Wanted: Volunteers to brainstorm, gather data and guide priorities for Brown County, collaborate on projects and learn how to become the community’s next generation of leaders.
That group of residents will receive extensive training from the Indiana Office of Community and Rural Affairs, Ball State University’s Indiana Communities Institute and Purdue University’s Center for Regional Development — but only if Brown County is chosen for the Hometown Collaboration Initiative.
The HCI’s purpose is to establish and sustain “a representative group of local residents that is dedicated to advancing the long-term vitality of their communities.”
“This is not a predetermined project,” said Brown County Redevelopment Commission member Tina Bedey. “This is a process that walks you through a data-based approach that allows you to determine what the best projects are.”
The HCI application is due to the state by March 31, finalists will be announced April 6, site visits will happen April 11 and 12 and up to five communities will be announced as designees May 4.
Communities must pay $5,000 if they are selected, but they get about $400,000 worth of “free” facilitation from the state, said redevelopment commission member Tim Clark.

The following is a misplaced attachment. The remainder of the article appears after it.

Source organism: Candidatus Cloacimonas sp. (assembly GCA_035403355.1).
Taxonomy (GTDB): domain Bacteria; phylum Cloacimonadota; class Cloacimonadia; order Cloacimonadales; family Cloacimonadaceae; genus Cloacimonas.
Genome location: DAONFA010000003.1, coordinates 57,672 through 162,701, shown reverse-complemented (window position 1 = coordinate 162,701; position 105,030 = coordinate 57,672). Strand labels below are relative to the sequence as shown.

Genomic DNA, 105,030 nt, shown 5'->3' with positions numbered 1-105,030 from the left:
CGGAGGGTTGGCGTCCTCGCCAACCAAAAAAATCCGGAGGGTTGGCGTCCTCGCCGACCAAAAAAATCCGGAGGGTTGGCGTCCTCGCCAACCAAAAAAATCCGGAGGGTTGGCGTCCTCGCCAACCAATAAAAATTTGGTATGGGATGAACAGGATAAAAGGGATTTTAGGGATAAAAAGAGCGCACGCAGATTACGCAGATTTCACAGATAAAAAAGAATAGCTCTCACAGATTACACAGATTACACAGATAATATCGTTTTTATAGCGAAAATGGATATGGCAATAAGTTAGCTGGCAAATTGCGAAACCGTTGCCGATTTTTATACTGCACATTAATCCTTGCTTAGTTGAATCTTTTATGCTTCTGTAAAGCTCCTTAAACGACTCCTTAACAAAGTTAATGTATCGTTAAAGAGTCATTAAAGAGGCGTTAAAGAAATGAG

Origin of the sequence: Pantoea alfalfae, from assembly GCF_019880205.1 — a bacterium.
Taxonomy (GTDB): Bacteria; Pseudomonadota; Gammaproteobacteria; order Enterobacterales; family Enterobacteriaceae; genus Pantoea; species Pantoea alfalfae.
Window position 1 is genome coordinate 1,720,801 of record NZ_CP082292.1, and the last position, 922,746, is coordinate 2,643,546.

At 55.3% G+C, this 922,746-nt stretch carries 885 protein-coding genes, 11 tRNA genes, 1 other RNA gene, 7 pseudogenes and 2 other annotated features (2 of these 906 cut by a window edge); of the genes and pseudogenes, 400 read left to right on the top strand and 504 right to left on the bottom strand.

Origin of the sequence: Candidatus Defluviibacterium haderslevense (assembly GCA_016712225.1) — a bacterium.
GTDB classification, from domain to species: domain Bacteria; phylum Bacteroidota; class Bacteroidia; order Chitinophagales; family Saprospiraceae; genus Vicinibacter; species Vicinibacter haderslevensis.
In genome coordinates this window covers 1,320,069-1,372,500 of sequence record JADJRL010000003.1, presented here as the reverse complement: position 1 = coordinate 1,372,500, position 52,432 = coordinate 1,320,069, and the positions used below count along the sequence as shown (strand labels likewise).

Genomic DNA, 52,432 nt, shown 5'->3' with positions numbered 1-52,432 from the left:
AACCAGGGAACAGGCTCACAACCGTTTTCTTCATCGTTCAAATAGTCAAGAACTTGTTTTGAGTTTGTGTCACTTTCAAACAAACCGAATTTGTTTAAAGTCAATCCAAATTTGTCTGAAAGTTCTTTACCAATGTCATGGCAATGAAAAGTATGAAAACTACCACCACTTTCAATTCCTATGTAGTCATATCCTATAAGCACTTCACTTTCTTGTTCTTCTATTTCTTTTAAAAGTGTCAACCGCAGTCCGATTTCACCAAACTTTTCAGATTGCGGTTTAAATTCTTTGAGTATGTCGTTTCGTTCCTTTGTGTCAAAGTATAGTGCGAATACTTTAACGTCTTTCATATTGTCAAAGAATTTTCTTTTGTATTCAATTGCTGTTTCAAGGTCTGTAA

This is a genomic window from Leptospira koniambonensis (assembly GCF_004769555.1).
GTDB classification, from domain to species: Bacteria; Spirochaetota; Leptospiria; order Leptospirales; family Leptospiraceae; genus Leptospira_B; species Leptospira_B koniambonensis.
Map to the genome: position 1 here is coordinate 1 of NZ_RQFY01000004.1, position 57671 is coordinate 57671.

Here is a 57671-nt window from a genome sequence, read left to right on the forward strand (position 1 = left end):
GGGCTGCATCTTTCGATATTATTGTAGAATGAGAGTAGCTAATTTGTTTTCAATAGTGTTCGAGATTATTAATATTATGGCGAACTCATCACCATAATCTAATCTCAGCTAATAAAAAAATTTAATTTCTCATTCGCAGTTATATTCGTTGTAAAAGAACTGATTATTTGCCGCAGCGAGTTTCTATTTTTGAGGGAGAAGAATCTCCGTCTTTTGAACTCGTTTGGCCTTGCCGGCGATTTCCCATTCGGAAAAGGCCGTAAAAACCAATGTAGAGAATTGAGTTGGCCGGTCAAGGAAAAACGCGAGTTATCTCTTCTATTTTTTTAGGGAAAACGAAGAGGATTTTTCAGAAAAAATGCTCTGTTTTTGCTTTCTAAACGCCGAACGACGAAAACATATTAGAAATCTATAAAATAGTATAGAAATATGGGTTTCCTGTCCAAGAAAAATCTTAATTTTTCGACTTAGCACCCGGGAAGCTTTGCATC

The HCI is for communities of less than 25,000 people. With their “community coach,” the volunteer leaders will learn to gather facts about their community, launch a survey, host a forum and communicate information to residents.
Their goal is to come to a consensus about which “building block” the community will focus on next: developing a new generation of leadership, growing small business and entrepreneurs, or “investing in place.” Then, the group will chose a specific project to undertake together.
The Office of Community and Rural Affairs gives the group some “seed money” for that project.
Fourteen Indiana communities have undertaken the HCI process. Examples of projects they have chosen include building a Bicentennial Park in Corydon, revitalizing downtown Lebanon, bolstering the economy in Orange County and building a website to market “quality of life” in Perry County.
Materials about applying for the HCI stress how important it is to involve all sectors of the community in the process of planning for its future.
“I think that will help a lot of the community’s concerns in the past, that programs were pre-picked or people really didn’t have their input or they didn’t see the information behind really why it made sense to do those projects,” Bedey said, alluding to Brown County and Nashville’s try for a Stellar Communities designation in 2014, which was marked by visible protests from some community members.
Among those residents’ problems with Nashville-Brown County’s Stellar application were that it contained projects they believed were unwise, inappropriate or under-researched, or all of the above.
When the group voiced their views during Nashville’s site visit that summer, state Stellar committee members encouraged the community to come together and talk about what people wanted.
“The whole basis of HCI is to run a very well defined methodology that allows you to focus on the right work, and have the right people focused on the right work,” Bedey said about the HCI.